Moab is one of those places where you reset to happy the minute you hit the city limits and, no matter how long you stay, it isn’t long enough.
Even if you are just sipping beers on a patio, listening to the conversations around you recalling the adventures of the day, Moab puts you in a fabulous mood.
Getting to Moab
Moab has a small airport, but the closest larger airports are in Grand Junction, Colorado, about 110 miles from Moab, or Salt Lake City. By car, Moab is 354 miles from Denver or 234 miles from Salt Lake City.
Things to do in Moab
Moab can be quite warm mid-day, so a good method to fit it all in is to go to two-a-days.
Maybe a morning hike, some lunch in town and then a late afternoon mountain bike ride. Or, perhaps, rafting in the morning and then some late day canyoneering?
Option 3 also works well: Get out there with a favorite morning activity, find a great patio for lunch with some cold beverages and then, read a book by the pool. The combinations are nearly endless, but always add up to fabulous.
With a wide variety of hiking options available near Moab ranging from short strolls to strenuous, long hikes, Moab is a hiking paradise, with all trails leading to amazing opportunities for viewing some of nature’s most beautiful wonders.
Seven great Moab day hikes within 30 minutes of Moab include Corona Arch Trail, Portal Overlook, Moab Rim, Negro Bill Canyon, Fisher Towers Trail, Hunter Canyon & Hidden Valley. All seven are dog-friendly and offer terrain ranging from sandy, shaded stream side trails to slickrock hikes amidst sandstone arches.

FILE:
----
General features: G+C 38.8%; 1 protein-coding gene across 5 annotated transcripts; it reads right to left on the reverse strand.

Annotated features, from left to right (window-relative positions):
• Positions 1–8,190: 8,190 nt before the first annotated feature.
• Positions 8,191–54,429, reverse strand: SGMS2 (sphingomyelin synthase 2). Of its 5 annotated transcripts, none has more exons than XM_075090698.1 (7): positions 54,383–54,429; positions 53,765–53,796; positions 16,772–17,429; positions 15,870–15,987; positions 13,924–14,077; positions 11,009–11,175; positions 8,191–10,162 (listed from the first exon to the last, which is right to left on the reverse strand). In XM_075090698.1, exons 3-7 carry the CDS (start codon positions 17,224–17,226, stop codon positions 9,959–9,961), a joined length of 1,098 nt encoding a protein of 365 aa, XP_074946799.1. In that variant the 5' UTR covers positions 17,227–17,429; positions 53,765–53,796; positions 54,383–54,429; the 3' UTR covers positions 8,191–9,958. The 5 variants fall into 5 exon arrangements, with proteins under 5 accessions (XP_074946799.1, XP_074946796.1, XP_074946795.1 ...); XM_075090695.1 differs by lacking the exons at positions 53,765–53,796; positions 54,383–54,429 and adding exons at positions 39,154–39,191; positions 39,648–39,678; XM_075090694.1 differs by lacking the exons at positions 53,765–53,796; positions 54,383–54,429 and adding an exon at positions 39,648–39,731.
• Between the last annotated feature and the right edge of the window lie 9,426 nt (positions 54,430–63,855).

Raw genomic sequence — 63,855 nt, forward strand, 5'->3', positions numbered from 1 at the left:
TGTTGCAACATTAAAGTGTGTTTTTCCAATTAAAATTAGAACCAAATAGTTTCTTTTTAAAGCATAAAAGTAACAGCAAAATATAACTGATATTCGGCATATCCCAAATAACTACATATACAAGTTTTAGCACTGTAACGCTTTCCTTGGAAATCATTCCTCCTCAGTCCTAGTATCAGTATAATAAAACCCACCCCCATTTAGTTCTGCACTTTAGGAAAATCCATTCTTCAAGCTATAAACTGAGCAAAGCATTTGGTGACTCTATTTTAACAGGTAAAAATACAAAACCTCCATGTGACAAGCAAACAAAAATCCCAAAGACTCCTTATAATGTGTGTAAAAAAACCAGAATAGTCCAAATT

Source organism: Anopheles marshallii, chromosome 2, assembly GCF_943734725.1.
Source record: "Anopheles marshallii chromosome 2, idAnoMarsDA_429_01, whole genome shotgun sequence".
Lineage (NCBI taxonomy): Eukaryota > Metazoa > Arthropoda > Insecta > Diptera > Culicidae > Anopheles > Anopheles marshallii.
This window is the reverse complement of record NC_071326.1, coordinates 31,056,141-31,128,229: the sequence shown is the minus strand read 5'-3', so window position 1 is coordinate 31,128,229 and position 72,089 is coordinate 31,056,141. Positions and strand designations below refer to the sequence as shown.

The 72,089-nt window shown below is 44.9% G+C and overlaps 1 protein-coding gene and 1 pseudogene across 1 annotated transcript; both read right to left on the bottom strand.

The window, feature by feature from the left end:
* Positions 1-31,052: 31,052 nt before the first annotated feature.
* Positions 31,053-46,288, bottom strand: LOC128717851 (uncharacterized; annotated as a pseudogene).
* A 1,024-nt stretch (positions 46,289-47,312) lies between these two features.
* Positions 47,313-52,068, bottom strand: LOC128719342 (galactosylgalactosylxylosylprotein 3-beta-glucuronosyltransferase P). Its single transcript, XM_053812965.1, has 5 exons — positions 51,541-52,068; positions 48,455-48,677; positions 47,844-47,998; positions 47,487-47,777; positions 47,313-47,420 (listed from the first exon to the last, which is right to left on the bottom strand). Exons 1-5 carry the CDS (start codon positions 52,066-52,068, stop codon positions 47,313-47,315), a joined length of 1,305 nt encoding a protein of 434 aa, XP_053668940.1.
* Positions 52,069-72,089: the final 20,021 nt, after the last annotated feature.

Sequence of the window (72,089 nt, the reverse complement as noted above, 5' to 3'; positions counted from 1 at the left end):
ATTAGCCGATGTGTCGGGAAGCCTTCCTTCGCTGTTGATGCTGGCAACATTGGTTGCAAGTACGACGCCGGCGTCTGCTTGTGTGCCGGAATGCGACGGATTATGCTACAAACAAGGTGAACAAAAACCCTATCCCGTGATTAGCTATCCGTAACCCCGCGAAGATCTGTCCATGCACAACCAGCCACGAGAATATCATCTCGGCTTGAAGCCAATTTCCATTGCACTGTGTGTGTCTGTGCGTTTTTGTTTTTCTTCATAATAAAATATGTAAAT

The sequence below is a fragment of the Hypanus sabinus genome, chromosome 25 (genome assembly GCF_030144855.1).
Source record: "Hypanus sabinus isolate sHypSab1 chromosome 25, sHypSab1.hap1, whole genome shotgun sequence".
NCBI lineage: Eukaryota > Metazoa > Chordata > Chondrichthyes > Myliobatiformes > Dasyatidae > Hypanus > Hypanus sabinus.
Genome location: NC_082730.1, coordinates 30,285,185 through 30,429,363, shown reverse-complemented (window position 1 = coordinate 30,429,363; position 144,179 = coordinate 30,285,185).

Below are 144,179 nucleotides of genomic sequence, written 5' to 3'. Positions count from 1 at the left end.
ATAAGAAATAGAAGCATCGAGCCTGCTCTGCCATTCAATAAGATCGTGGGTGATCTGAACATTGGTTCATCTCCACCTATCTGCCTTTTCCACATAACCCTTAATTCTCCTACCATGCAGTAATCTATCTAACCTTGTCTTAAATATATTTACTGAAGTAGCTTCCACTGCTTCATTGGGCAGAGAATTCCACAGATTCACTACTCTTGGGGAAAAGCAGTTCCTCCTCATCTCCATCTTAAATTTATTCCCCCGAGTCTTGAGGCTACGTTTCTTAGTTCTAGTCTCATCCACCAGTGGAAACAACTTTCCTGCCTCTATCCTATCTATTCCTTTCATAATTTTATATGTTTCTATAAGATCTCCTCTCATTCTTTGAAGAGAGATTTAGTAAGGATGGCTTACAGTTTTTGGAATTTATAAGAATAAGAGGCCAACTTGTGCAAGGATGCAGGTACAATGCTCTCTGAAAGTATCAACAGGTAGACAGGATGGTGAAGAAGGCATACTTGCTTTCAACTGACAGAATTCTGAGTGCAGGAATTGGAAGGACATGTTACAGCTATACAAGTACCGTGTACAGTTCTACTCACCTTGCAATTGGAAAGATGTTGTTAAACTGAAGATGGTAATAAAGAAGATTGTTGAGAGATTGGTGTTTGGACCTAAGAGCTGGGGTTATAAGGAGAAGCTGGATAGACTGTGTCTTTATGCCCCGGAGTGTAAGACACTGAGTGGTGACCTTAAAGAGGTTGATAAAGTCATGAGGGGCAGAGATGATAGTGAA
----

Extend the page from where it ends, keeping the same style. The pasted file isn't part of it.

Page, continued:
Remember to take plenty of water.
Moab has a wide variety of road rides and mountain bike trails for all levels of experience. A mountain biking mecca, Moab’s mountain bike trials range from beautiful canyon rides, to mesa rim trails, to the world-famous, highly technical, Slickrock Bike Trail.
Road biking in Moab is over paved roads with terrain that varies from rolling hills and steep sections to casual, scenic rides for enjoying the views.
Within 35 miles of Moab are Arches National Park, Dead Horse Point State Park and Canyonlands National Park.
Arches National Park is 5 miles north of Moab, just off Hwy 191. Arches National Park boasts the world’s largest concentration of natural sandstone, with over 2,000 arches & amazing rock formations within the park’s 76,518 acres.
Canyonlands National Park, located 35 miles outside of Moab, is the largest national park in the state of Utah and has over 20 miles of paved roads winding through the Island in the Sky, the Needles, and the Maze.
As with all national parks, they can get very crowded and are not dog-friendly, so while they may not be a great place for a hike they can be a perfect place for an air-conditioned mid-day drive during the heat of the day.
Going Gonzo in Moab
The Gonzo Inn is a cool, dog-friendly hotel just off Main Street in Moab. The Gonzo Inn describes itself as an “eclectic expression of southwest influences, retro 70’s and industrial era that is entertaining and tantalizing to the senses,” and that is pretty spot on.
The one bedroom suite is large with a living room, dining room, kitchenette, large bedroom, bath and patio. Decorated with vibrant colors and outfitted with comfy bedding, the Gonzo is a perfect place to enjoy Moab down-time.
Beautiful landscaping, a relaxing pool and hot tub, bicycle wash and repair station, and a complimentary continental breakfast round out a stay at the Gonzo Inn.